Preparedness is a shared responsibility across federal, state, local, tribal, and territorial governments; the private sector; non-governmental organizations; and the American people.
A definite plan to deal with major emergencies is an important element of OH&S programs.
Besides the major benefit of providing guidance during an emergency, developing the plan has other advantages. You may discover unrecognized hazardous conditions that would aggravate an emergency situation and you can work to eliminate them. The planning process may bring to light deficiencies, such as the lack of resources (equipment, trained personnel, supplies), or items that can be corrected before an emergency occurs. In addition, an emergency plan promotes safety awareness and shows the organization’s commitment to the safety of workers.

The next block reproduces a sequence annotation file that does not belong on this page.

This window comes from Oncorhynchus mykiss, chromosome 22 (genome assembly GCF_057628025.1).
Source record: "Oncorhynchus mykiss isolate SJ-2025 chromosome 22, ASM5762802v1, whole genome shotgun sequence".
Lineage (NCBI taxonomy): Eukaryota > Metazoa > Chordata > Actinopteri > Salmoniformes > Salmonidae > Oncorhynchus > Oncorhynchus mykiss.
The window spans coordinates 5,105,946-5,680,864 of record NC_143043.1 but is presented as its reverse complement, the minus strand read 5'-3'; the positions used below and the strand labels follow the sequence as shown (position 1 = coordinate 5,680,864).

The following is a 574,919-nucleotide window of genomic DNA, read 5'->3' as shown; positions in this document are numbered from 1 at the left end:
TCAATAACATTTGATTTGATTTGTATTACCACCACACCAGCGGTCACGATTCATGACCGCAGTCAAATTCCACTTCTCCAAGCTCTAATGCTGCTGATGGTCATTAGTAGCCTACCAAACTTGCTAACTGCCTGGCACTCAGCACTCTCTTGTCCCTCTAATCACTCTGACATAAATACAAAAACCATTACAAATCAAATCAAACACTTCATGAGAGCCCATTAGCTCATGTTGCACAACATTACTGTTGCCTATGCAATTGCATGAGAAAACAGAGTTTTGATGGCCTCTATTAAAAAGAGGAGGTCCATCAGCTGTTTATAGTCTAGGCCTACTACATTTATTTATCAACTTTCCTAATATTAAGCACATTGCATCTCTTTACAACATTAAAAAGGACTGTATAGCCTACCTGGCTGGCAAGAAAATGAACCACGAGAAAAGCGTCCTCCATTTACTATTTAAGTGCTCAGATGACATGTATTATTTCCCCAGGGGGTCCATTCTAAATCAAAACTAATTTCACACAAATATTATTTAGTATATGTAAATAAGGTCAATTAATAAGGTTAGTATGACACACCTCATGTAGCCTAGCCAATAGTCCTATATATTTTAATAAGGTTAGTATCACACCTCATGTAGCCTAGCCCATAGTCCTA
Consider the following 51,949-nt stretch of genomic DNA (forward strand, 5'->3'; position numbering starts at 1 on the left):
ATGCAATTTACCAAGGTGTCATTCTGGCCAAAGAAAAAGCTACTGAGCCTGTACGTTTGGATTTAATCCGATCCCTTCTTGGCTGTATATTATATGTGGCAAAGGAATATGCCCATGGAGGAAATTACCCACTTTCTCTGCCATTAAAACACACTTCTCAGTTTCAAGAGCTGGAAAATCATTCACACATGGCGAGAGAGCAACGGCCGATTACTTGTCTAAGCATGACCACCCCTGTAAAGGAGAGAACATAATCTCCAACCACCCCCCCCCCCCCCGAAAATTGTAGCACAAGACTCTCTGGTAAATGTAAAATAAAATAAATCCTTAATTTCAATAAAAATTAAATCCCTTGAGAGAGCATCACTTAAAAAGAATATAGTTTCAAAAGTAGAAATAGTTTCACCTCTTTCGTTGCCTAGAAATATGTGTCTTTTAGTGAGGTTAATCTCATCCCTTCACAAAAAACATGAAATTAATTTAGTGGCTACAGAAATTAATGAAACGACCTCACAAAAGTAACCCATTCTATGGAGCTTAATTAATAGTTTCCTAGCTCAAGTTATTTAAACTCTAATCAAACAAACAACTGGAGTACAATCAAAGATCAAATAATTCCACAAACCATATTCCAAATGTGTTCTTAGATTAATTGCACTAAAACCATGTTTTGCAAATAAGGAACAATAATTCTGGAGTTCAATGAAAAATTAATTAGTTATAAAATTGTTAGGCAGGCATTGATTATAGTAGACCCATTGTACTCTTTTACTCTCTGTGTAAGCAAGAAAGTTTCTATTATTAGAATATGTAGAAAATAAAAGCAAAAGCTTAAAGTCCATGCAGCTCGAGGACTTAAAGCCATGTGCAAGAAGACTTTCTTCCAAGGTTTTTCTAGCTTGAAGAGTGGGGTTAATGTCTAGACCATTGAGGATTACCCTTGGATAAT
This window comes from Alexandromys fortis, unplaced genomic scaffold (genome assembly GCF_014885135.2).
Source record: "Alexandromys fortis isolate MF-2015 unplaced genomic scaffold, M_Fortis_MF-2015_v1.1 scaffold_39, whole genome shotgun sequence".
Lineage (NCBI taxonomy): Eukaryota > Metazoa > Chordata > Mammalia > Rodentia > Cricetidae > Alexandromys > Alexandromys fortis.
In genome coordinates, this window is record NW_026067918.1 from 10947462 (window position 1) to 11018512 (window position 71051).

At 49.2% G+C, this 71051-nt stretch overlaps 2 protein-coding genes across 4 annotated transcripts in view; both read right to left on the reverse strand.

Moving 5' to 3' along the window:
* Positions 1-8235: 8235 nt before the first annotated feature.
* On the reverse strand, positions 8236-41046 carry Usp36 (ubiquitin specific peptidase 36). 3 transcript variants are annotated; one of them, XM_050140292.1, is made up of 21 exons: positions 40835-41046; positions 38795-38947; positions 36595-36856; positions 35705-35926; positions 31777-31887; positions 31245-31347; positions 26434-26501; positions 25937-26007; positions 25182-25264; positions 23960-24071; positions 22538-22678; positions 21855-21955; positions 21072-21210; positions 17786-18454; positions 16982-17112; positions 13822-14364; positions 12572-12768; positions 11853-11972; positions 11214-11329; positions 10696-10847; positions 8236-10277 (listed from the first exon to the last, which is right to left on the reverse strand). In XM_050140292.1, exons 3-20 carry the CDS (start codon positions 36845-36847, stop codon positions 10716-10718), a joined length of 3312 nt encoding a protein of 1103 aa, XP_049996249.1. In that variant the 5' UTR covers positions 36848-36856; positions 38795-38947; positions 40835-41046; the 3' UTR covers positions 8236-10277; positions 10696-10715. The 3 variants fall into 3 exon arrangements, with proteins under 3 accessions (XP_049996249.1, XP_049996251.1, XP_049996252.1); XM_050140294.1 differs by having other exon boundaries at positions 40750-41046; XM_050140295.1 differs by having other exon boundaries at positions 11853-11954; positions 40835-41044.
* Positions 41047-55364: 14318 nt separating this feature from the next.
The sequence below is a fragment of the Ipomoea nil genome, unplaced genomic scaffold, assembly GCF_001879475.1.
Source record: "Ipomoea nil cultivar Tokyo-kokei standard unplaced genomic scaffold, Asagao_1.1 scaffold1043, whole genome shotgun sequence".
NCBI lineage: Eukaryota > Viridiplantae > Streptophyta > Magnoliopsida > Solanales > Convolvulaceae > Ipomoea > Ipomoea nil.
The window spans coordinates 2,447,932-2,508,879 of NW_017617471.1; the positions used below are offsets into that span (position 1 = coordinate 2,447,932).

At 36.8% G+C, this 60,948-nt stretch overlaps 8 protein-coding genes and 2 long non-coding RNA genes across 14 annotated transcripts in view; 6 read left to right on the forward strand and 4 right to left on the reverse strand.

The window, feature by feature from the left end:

The lack of an emergency plan could lead to severe losses such as multiple casualties and possible financial collapse of the organization.
Since emergencies will occur, preplanning is necessary. An urgent need for rapid decisions, shortage of time, and lack of resources and trained personnel can lead to chaos during an emergency. Time and circumstances in an emergency mean that normal channels of authority and communication cannot be relied upon to function routinely. The stress of the situation can lead to poor judgment resulting in severe losses. A well thought out, well-organized emergency response plan will help to eliminate these issues.